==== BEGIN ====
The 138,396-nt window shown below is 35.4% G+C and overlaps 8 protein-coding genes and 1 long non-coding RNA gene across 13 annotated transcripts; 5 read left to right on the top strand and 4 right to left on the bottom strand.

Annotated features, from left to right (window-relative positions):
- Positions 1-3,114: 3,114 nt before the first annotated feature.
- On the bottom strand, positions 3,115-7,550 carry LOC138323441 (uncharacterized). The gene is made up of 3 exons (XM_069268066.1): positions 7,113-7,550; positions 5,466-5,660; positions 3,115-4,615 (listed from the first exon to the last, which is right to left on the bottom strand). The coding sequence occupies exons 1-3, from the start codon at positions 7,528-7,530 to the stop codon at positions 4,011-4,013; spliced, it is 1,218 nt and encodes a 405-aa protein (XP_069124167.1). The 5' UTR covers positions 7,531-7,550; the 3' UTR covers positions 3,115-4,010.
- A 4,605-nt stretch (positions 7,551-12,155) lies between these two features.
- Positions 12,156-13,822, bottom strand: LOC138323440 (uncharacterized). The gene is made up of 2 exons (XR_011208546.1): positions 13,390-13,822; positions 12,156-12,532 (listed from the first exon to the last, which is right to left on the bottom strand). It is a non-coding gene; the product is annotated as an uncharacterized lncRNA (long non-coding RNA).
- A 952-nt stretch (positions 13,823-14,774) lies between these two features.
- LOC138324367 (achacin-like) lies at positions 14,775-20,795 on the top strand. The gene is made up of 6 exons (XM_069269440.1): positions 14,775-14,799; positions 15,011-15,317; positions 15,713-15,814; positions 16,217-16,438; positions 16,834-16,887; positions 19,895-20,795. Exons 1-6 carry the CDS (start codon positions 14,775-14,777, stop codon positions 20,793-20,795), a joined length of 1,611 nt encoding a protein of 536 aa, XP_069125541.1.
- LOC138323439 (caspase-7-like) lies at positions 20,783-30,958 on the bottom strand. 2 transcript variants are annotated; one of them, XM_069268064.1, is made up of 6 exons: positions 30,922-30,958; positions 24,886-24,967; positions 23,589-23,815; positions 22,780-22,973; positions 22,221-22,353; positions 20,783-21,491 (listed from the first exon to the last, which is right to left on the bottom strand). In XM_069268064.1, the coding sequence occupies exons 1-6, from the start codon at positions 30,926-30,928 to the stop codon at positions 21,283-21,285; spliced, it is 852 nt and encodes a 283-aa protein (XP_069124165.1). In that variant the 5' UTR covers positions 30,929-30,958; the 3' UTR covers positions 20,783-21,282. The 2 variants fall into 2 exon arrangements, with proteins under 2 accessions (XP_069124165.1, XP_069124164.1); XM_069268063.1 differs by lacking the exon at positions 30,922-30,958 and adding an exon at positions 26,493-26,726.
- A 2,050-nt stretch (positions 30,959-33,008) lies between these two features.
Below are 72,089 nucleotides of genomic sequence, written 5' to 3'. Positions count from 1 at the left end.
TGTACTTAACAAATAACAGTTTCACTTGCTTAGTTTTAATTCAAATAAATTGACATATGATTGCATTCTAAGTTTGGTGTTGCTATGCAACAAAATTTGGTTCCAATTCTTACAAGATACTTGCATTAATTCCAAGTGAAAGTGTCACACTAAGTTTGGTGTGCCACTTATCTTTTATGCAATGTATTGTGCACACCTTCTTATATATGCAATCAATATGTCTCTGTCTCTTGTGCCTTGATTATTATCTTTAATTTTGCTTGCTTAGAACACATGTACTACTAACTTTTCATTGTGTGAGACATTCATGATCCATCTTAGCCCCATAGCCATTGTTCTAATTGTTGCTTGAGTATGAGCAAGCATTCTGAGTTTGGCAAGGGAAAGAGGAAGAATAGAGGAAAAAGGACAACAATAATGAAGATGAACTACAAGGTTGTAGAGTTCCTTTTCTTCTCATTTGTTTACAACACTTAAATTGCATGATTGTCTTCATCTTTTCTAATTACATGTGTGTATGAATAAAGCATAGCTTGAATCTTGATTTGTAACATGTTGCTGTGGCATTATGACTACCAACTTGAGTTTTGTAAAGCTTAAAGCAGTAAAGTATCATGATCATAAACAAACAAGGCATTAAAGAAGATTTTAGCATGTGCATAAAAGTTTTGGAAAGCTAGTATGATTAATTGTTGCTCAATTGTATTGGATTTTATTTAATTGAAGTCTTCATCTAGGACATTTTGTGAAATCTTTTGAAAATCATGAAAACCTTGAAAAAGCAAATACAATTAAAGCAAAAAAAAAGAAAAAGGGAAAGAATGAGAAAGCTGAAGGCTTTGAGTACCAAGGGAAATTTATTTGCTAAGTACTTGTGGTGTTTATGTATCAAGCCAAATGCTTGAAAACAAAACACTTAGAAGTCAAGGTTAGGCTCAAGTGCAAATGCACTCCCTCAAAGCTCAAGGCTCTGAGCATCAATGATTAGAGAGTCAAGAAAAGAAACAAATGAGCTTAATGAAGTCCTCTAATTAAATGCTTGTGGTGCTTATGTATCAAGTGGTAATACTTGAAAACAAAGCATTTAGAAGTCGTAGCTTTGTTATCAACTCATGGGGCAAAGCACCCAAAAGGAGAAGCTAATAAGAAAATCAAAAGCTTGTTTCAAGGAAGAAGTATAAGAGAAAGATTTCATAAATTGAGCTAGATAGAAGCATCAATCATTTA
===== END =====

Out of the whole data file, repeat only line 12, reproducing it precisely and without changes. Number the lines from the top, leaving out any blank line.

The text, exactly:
TGTACTTAACAAATAACAGTTTCACTTGCTTAGTTTTAATTCAAATAAATTGACATATGATTGCATTCTAAGTTTGGTGTTGCTATGCAACAAAATTTGGTTCCAATTCTTACAAGATACTTGCATTAATTCCAAGTGAAAGTGTCACACTAAGTTTGGTGTGCCACTTATCTTTTATGCAATGTATTGTGCACACCTTCTTATATATGCAATCAATATGTCTCTGTCTCTTGTGCCTTGATTATTATCTTTAATTTTGCTTGCTTAGAACACATGTACTACTAACTTTTCATTGTGTGAGACATTCATGATCCATCTTAGCCCCATAGCCATTGTTCTAATTGTTGCTTGAGTATGAGCAAGCATTCTGAGTTTGGCAAGGGAAAGAGGAAGAATAGAGGAAAAAGGACAACAATAATGAAGATGAACTACAAGGTTGTAGAGTTCCTTTTCTTCTCATTTGTTTACAACACTTAAATTGCATGATTGTCTTCATCTTTTCTAATTACATGTGTGTATGAATAAAGCATAGCTTGAATCTTGATTTGTAACATGTTGCTGTGGCATTATGACTACCAACTTGAGTTTTGTAAAGCTTAAAGCAGTAAAGTATCATGATCATAAACAAACAAGGCATTAAAGAAGATTTTAGCATGTGCATAAAAGTTTTGGAAAGCTAGTATGATTAATTGTTGCTCAATTGTATTGGATTTTATTTAATTGAAGTCTTCATCTAGGACATTTTGTGAAATCTTTTGAAAATCATGAAAACCTTGAAAAAGCAAATACAATTAAAGCAAAAAAAAAGAAAAAGGGAAAGAATGAGAAAGCTGAAGGCTTTGAGTACCAAGGGAAATTTATTTGCTAAGTACTTGTGGTGTTTATGTATCAAGCCAAATGCTTGAAAACAAAACACTTAGAAGTCAAGGTTAGGCTCAAGTGCAAATGCACTCCCTCAAAGCTCAAGGCTCTGAGCATCAATGATTAGAGAGTCAAGAAAAGAAACAAATGAGCTTAATGAAGTCCTCTAATTAAATGCTTGTGGTGCTTATGTATCAAGTGGTAATACTTGAAAACAAAGCATTTAGAAGTCGTAGCTTTGTTATCAACTCATGGGGCAAAGCACCCAAAAGGAGAAGCTAATAAGAAAATCAAAAGCTTGTTTCAAGGAAGAAGTATAAGAGAAAGATTTCATAAATTGAGCTAGATAGAAGCATCAATCATTTA